1. The common cold does not ordinarily cause 103 degree fevers. The boy was reportedly diagnosed with the common cold after his medical visit yet exhibited fevers of 103F. While it is true that some benign viral infections in children can cause high fevers, I don’t think it is the usual course for a common cold caused by rhinovirus. In most circumstances a search for another etiology (including pneumonia with a simple chest x-ray), especially in someone who is a traveler and is being housed with many other travelers would be pursued. Additionally, there are ways to confirm the common cold through respiratory viral panels that are widely available, use sensitive molecular technology, and are rapid. It appears the patient was tested for Group A Streptococcal infection (“strep throat”) alone.

  2. Antibiotics are not needed for the common cold. If one diagnoses the common cold, antibiotics are not warranted and are wrong to prescribe. The common cold is caused by a host of viruses and no antibiotic is indicated for their treatment. In fact, prescribing an antibiotic is incorrect and exposes the patient to unnecessary side effects and fosters the development of antibiotic resistance in the patient. Additionally, an antibiotic prescription may give one the false idea that they should wait out the illness waiting for the antibiotic to “kick in” when, for a viral illness, it never will. If the provider believed the patient to have the common cold — which was not confirmed — what justified the use of an antibiotic?

  3. Flu (and other viral) testing and antiviral prescribing are underutilized. While it is true that clinicians are good at spotting influenza clinically in many cases and treated appropriately, it clearly wasn’t the case here. There are myriad flu tests available however it appears none were used in this case (not even the poorly sensitive rapid tests which are not recommended for use in the latest Infectious Diseases Society of America guidelines). Testing for flu helps establish the diagnosis and is often a prompt to prescribe antiviral medications as well as to refrain from prescribing antibiotics.

It is clear that this child’s experience was not usual — he may have been dehydrated, malnourished, not vaccinated against influenza, and suffering from other conditions — but his death really should prompt scrutiny of how the medical community interfaces with influenza in all settings. We will face future severe flu seasons and future pandemics. It is only by becoming adept at dealing with seasonal influenza that any resiliency to influenza pandemics will develop. As this case and others in migrant and non-migrant populations will illustrate in the upcoming season which has already accumulated 11 pediatric deaths, clinical management of influenza needs to be optimized.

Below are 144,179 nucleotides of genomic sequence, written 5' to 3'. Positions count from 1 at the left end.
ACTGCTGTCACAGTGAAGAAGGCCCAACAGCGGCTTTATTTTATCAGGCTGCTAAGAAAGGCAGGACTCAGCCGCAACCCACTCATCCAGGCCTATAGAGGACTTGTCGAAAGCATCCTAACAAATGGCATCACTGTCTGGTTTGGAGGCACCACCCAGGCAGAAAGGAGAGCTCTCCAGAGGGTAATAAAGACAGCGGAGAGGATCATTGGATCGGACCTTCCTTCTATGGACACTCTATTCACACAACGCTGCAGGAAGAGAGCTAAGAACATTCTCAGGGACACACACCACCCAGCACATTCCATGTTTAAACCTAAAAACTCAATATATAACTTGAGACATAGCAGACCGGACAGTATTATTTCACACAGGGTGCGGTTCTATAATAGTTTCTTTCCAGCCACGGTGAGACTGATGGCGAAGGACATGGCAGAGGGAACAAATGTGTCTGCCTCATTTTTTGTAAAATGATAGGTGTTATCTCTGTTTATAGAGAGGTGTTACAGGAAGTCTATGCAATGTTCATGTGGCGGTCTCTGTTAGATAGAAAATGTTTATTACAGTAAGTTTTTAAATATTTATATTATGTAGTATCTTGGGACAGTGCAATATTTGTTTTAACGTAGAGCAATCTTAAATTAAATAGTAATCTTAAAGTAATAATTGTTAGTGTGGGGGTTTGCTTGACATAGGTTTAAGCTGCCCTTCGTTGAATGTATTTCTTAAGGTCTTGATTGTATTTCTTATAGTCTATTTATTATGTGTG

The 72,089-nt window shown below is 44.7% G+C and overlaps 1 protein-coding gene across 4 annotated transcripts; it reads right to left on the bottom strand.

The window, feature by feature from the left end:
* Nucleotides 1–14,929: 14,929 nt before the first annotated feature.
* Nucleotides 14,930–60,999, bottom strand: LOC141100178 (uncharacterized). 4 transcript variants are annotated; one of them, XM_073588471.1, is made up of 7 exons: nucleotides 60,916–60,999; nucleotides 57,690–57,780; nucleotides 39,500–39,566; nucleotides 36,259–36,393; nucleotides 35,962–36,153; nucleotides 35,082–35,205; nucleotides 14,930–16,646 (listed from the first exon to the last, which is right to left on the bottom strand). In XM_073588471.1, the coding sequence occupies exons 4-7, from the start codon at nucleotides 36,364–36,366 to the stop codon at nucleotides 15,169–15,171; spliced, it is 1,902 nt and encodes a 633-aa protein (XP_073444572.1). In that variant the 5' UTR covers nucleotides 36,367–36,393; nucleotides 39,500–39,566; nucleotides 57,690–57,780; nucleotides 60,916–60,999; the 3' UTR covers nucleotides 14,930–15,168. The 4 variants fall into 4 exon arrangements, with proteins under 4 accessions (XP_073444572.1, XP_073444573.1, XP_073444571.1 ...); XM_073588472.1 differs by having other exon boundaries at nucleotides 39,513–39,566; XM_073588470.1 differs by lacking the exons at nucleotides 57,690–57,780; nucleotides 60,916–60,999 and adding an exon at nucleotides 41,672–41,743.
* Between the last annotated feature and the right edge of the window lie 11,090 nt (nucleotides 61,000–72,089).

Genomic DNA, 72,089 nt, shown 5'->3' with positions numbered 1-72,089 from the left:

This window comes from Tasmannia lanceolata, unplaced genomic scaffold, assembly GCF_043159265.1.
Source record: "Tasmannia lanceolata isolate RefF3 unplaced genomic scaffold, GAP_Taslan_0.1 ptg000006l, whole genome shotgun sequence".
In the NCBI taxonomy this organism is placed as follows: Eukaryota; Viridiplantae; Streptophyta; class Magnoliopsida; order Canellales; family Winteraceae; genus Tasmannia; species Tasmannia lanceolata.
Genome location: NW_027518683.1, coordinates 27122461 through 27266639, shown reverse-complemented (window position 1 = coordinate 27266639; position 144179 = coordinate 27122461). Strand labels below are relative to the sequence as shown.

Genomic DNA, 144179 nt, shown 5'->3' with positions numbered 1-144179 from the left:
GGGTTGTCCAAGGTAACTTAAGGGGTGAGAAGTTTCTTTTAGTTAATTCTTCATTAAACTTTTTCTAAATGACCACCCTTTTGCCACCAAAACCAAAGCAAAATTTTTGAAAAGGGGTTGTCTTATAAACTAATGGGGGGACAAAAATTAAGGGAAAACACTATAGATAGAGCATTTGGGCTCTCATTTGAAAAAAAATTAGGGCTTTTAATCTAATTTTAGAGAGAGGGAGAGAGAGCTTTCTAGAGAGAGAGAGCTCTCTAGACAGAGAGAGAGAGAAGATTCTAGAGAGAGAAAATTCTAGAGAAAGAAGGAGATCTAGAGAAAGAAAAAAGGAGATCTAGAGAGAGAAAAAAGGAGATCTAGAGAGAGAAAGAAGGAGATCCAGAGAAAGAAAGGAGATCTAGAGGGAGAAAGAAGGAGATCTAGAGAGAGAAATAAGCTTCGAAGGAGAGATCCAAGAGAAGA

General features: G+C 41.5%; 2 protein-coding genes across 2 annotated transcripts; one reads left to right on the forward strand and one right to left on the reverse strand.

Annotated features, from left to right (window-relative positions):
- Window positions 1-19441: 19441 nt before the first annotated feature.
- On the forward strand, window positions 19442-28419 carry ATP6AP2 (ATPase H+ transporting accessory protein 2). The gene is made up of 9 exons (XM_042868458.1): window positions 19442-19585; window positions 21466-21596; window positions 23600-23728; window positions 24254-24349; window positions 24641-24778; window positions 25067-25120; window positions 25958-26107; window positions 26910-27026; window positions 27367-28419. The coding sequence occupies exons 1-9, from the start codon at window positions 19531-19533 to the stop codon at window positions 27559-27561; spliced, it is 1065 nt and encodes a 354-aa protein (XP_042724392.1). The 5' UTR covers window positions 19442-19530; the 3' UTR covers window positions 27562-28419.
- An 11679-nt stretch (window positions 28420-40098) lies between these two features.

A Tour de Force Defense of Vaccines and Science: A Review of Peter Hotez's Vaccines Didn't Cause Rachel's Autism


Peter Hotez is a rarity in the field of infectious disease. He is, at once, a brilliant vaccine scientist, a science diplomat to the world, a media expert, and an intransigent defender of the prowess of vaccines. I have had the pleasure to interact with Dr. Hotez several times and am always energized by his enthusiasm and passion for this field.

What many people might not know about Dr. Hotez is that he has a daughter with autism which is very significant given that much of the opposition to vaccines is driven by an erroneous debunked claim linking vaccines, thimerosal and whatever has anything to do with vaccines to this condition.

To combat this campaign of misinformation by providing an evidence-based defense of vaccines, along with an extensive discussion of cutting-edge theories and recent data about autism, Dr. Hotez wrote an excellent book. Vaccines Didn’t Cause Rachel’s Autism: My Journey as a Vaccine Scientist, Pediatrician, and Autism Dad, is to me, a tour de force in the field. I have read many book on vaccines and vaccine policies and this one stands out among all of them. Perhaps it is the way Dr. Hotez seamlessly weaves in his and his family’s experiences with Rachel’s autism. He covers the diagnosis, the daily trials and tribulations, the frustrations, and the successes.

Over 12 chapters, Dr. Hotez expertly addresses each vaccine “controversy” (“whack-a-mole”) and illustrates with data and scientific reasoning why such controversies are manufactured and, in my view, essentially arbitrary. He discusses the celebrity culture that abets the anti-vaccine movement as well as the history of the anti-vaccine movement in the US.

Vaccine programs such as GAVI are also detailed with an emphasis on how vaccination in developing countries are a crucial need and how vaccines against neglected tropical diseases are a major unmet need.